Relationship of Ostial Pulmonary Vein Scar with Reduction in Pulmonary Vein Size after Radiofrequency Ablation for the Treatment of Atrial Fibrillation: An Observational Cohort Study
Background: Radiofrequency (RF) ablation procedures to electrically isolate the pulmonary veins (PV) from the left atrium are frequently used to treat atrial fibrillation. We hypothesized that changes in PV size after RF ablation would correlate with the volume of ostial PV scar as assessed by high resolution late gadolinium enhancement (LGE) cardiovascular magnetic resonance (CMR). Methods: The study cohort included 23 consecutive subjects. Contrast enhanced PV CMR angiography and LGE were obtained before and 42 ± 18 days after RF ablation. Results: A total of 85 PV were analyzed. Imaging after RF ablation demonstrated a reduction in PV diameter (22 ± 7 mm to 21 ± 6 mm, p = 0.001) and a reduction in cross-sectional area (CSA) (285 ± 141 to 246 ± 110, p < 0.001). There was a significant correlation of PV ostial normalized scar volume with the change in PV diameter (r =-0.21, p =0.049) and CSA (r =-0.28, p =0.010) after AF ablation. PV in the highest quartile for PV scar had the greatest reduction in diameter and CSA (p <0.05 for both). Conclusion: PV size decreases significantly after RF ablation for the treatment of AF. The change in PV size is linearly related to the quantity of LGE scar at the PV ostium.
Thomas H. Hauser, MD, MMSc, MPH, Beth Israel Deaconess Medical Center, 330 Brookline Avenue, RW-453, Boston, MA 02215.
Atrial fibrillation (AF) is the most common sustained cardiac arrhythmia, resulting in significant morbidity and increased healthcare costs.1
The recognition that the pulmonary veins (PV) play a critical role in the initiation and maintenance of AF2 has led to the development of a variety of procedures that electrically isolate the PV from the left atrium and thus reduce the incidence of recurrent AF.3-7
The vast majority of these procedures utilize radiofrequency (RF) ablation, resulting in scar around the PV ostium. PV stenosis is a rare but serious complication of the procedure8,9
that has been shown in animal studies to be related to PV scarring.10
Reduction in PV size after RF ablation has been observed even in the absence of obvious stenosis and may be related to the intensity of ablation, a surrogate measure for the extent of scar.11
Late gadolinium enhancement (LGE) cardiovascular magnetic resonance (CMR) directly visualizes myocardial scar in the left atrium and PV after the procedure.12
Additionally, contrast enhanced CMR readily visualizes the PV anatomy and provides for reproducible anatomic measurements.13
The relationship of ostial PV scar to changes in PV size after RF ablation has not previously been investigated.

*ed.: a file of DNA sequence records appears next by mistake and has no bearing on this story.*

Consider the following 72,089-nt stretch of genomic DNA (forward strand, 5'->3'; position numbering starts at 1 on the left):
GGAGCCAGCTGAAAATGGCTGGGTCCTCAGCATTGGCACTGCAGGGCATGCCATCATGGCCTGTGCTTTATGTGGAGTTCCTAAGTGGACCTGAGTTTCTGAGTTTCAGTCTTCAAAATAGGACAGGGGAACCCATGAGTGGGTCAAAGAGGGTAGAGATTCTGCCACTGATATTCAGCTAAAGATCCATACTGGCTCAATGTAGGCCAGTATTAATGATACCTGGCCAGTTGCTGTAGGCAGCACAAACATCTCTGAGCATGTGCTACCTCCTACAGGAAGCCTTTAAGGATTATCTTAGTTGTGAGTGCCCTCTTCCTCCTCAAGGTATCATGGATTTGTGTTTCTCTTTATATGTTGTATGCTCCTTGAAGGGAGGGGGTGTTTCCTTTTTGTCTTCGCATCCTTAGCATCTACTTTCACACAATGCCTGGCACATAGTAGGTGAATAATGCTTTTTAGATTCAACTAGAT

We hypothesized that the change in PV size after RF ablation for the treatment of AF would correlate with the volume of ostial PV scar as assessed by high resolution LGE CMR. Weevaluated this hypothesis in a consecutive cohort of 23 patients referred for CMR before and after RF ablation for the treatment of AF.
Material and Methods
The study cohort comprised a consecutive series of patients who underwent CMR before and after RF ablation for the treatment of AF. No subject had previously undergone PV isolation. All study subjects had an estimated glomerular filtration rate of >60 ml/min/1.73 m2. The study was reviewed and approved by the hospital Committee on Clinical Investigations (Institutional Review Board).
CMR was performed using a 1.5 T whole-body MR system (Achieva, Philips Medical Systems, Best, The Netherlands) with a five or sixteen element cardiac coil for RF signal reception.
First pass breath-hold 3D contrast enhanced CMR of the PV was obtained after injection of 0.2 mmol/kg gadopentetate dimeglumine (Gd-DTPA) (Magnevist ®, Berlex Laboratories, Wayne, NJ), immediately followed by a saline flush.13
Data acquisition began after a delay determined by a small timing bolus given prior to contrast enhanced CMR. Two dynamics were acquired using an end-expiratory breath-hold spoiled 3D gradient echo sequence with the following parameters: repetition time 4.0 ms, echo time 1.3 ms, flip angle 30 degrees, 50 slices, slice thickness 3 mm interpolated to 1.5 mm, field of view 360 mm, matrix 256 x 256, imaging time 11 s per dynamic. The 3D volume was centered on the left atrium and included all PV. Images were prospectively acquired in the axial plane.
High-resolution LGE CMR was obtained 20 to 25 min after contrast administration. Images were acquired using a fat suppressed, ECG triggered, navigator gated 3D inversion recovery gradient echo using the following parameters: repetition time 4.4 ms, echo time 2.1 ms, flip angle 20 degrees, average inversion time 280 ms, slice thickness 5 mm, field of view 320 mm, matrix 224 x 224, spatial resolution 1.4 x 1.4 x 5 mm, imagingtime 4 to 8 minutes (depending on navigator efficiency).12
CMR of the left ventricle and left atrium was performed in the 2-chamber, 4-chamber, and contiguous short axis orientations with a standard breath-held balanced steady-state free-precession sequence.14